Preacher Tony Alamo cheerfully claims that he and God see eye to eye when it comes to the question of whether underage girls should be eligible for marriage. “Consent is puberty,” Alamo, 74, said recently, setting off a firestorm of criticism. “In the Bible it happened.” Alamo quickly added, however, that his own ministry, the Tony Alamo Christian Church, didn’t follow the practice of marrying girls at the onset of sexual maturity. “We won’t do it,” he insisted, “even though I believe it’s okay.”
But on Sept. 20 some 100 federal and state law-enforcement officers raided the 15-acre compound of Alamo’s ministry in rural Fouke, Ark., looking for evidence that girls had been sexually and physically abused and that child pornography had been produced. Alamo, who was arrested five days later, dismissed the operation as a witch hunt, calling the officers a “filthy bunch of devils.”
Authorities announced that six girls, ranging in age from 10 to 17, had been taken from the compound. (It took days for officials to locate their parents.) No one would say what the girls had told investigators, who had been building the case for two years, but a growing number of former church members, who brand Alamo’s ministry a cult, have painted a sobering picture. Preaching his own eccentric brand of Christianity, Alamo rails against the Catholic Church and gays. His followers, who number in the hundreds, are known for blanketing whole neighborhoods with leaflets predicting Armageddon is near to drum up new members. Once in the ministry, say critics, there is widespread physical abuse, and women and girls find themselves steered into polygamous marriages.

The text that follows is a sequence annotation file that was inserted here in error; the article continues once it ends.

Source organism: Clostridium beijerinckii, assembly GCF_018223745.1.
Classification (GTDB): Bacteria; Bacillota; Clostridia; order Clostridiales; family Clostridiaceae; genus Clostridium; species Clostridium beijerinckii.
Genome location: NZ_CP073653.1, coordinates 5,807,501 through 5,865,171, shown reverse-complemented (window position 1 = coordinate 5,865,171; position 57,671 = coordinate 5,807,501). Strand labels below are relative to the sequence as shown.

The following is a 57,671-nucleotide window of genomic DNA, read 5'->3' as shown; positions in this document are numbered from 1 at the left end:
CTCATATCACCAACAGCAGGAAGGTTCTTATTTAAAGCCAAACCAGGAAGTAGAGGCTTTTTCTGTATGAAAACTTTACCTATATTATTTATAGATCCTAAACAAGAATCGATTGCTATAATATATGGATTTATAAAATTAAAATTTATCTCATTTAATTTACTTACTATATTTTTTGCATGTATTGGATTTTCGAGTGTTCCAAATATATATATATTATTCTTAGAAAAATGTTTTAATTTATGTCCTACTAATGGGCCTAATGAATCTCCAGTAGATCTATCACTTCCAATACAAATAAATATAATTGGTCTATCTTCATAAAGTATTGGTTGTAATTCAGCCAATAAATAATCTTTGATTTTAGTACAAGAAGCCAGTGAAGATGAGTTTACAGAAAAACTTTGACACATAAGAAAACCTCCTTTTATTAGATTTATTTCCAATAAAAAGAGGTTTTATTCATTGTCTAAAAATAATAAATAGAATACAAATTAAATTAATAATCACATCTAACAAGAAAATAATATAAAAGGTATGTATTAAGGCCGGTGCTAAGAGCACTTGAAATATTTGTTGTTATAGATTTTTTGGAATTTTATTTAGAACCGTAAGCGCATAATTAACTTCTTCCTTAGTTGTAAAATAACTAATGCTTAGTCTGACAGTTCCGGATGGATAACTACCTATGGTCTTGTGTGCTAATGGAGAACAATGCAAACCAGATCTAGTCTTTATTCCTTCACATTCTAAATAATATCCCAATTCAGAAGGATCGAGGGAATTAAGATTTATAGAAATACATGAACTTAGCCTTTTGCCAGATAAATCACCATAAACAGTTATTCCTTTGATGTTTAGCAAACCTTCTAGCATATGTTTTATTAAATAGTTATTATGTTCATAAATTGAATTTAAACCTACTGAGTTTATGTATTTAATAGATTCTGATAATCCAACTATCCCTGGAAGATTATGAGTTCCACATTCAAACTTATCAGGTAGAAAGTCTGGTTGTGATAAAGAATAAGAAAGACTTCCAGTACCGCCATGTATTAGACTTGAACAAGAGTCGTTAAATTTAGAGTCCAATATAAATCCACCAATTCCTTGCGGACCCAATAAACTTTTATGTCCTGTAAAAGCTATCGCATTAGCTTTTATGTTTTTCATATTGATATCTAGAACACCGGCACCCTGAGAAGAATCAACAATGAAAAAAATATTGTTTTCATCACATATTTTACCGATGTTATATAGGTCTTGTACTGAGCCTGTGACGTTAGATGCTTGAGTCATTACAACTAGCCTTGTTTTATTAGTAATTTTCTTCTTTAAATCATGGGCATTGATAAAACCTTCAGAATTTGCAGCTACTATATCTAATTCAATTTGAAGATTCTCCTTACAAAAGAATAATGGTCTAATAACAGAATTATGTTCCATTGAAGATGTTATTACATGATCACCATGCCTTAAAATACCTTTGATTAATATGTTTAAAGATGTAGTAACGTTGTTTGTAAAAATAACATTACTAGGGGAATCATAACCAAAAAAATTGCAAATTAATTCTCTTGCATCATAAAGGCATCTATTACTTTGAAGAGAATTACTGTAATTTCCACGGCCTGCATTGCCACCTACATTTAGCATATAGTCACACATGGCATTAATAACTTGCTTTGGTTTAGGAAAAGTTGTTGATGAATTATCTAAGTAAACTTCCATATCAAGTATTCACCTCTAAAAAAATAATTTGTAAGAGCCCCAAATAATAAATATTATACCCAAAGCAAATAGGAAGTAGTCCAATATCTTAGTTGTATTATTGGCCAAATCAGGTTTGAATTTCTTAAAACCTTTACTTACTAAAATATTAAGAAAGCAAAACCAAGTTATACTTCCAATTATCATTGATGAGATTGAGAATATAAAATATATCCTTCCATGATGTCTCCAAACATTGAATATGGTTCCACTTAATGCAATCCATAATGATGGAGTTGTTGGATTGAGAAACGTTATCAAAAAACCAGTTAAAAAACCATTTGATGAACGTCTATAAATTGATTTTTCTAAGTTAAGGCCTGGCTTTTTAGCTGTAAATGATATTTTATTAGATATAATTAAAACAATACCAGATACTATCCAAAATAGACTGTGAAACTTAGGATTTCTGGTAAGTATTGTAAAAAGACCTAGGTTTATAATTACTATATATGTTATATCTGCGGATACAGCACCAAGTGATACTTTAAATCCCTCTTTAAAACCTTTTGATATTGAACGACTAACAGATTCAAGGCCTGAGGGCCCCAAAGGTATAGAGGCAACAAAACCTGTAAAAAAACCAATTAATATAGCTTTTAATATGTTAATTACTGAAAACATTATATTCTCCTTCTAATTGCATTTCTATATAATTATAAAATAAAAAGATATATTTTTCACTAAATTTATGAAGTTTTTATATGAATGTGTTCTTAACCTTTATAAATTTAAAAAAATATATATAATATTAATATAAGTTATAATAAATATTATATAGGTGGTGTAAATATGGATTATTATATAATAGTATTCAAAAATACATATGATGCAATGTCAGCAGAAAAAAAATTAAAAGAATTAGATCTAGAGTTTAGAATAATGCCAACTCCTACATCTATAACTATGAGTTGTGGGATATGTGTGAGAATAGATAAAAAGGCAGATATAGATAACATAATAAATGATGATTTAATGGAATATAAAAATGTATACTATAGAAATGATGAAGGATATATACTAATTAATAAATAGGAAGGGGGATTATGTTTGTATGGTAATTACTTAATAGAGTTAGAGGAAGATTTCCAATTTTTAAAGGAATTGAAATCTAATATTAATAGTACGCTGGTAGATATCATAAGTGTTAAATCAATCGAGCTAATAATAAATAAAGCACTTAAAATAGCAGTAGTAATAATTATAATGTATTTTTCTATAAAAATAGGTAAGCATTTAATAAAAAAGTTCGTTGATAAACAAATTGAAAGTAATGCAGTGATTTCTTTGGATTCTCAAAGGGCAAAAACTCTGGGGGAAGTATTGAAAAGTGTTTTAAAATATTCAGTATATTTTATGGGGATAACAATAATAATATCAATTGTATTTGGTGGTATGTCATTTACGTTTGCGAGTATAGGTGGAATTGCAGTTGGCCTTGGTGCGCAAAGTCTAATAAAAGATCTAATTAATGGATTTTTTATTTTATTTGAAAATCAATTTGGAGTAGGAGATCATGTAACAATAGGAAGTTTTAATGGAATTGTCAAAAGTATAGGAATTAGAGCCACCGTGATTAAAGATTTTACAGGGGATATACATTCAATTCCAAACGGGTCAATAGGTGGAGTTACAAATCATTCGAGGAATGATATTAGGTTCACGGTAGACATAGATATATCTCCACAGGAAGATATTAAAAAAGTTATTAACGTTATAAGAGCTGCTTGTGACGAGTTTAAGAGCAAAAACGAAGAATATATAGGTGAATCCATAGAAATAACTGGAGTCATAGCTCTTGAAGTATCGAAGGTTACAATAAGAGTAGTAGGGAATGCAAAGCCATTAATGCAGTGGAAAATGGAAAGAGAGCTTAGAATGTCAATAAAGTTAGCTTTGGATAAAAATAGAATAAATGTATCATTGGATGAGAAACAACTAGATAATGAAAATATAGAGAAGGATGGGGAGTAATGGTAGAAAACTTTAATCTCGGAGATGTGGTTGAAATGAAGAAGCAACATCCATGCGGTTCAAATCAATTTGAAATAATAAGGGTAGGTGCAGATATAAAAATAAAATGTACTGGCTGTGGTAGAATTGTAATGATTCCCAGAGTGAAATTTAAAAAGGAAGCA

Cindi Jo Angulo, 31, a former member, says her sister Katrinna was 11 when she was married off to Alamo himself. Former members estimate that Alamo has had at least a dozen “wives.” (Alamo declined to speak to PEOPLE; others in the organization didn’t return calls.) As Cindi Jo tells it, she avoided a similar fate by lying about when she started menstruating. She contends, however, that Alamo ordered her father to smack her 60 times with a paddle when she was 13 because she disclosed she had a crush on a boy. After she was forced to “marry” an older man in the congregation—he was 33, she was 15—Angulo, who was pregnant with twins, left the group in 1995 with the two children she had with her “husband.”
Alamo—who was born Bernie Lazar Hoffman in Joplin, Mo.—began his ministry with his wife, Susan, in Los Angeles in the 1960s. Initially his main focus was reaching out to young runaways. But he soon established a thriving business empire, which included restaurants, promoting rock groups and selling high-priced custom wear. Among the celebrities who appeared in his trademark sequined denim jackets: James Brown and Dolly Parton. Crisis hit the ministry in 1982, when Susan died of breast cancer. Alamo declared that she would be brought back to life, and he kept her embalmed body on display in a coffin at the then headquarters in Alma, Ark. When, after six months, she was not resurrected, Alamo blamed his followers for having insufficient faith. “He said it was our sinning that was not making his beautiful wife rise from the dead,” says Elishah Franckiewicz, 38, who is Angulo’s aunt and left the group in 1986. In 1994 Alamo had his own transgressions to answer for. He was convicted of tax evasion—his enterprises had earned him roughly a $50 million fortune—and served four years in prison, during which he continued to control his ministry.
Former members and experts say Alamo has been able to keep a tight rein on his followers through classic tactics of brainwashing. “You have a daily routine,” says Anthony Lane, 34, who says his first wife, Lisa, and their three children are in the church and have been kept from him for the past 10 years because he is not a follower. “Everything and every day is the same.” Alamo’s followers are told they will go to heaven; those who leave are told they face eternal damnation. Adds Heidi Beirich, of the Southern Poverty Law Center: “He’s a Jim Jones figure who knows how to make people feel that if they leave, everything will end.”
For the moment, critics are hoping that his legal troubles will encourage members to get out from under his control. “I really hope that message can be conveyed to them,” says Franckiewicz, who now teaches at a college in the Pacific Northwest, “that it might be terrifying right now, but there’s absolutely hope for a better future and that we, the survivors, can help them.”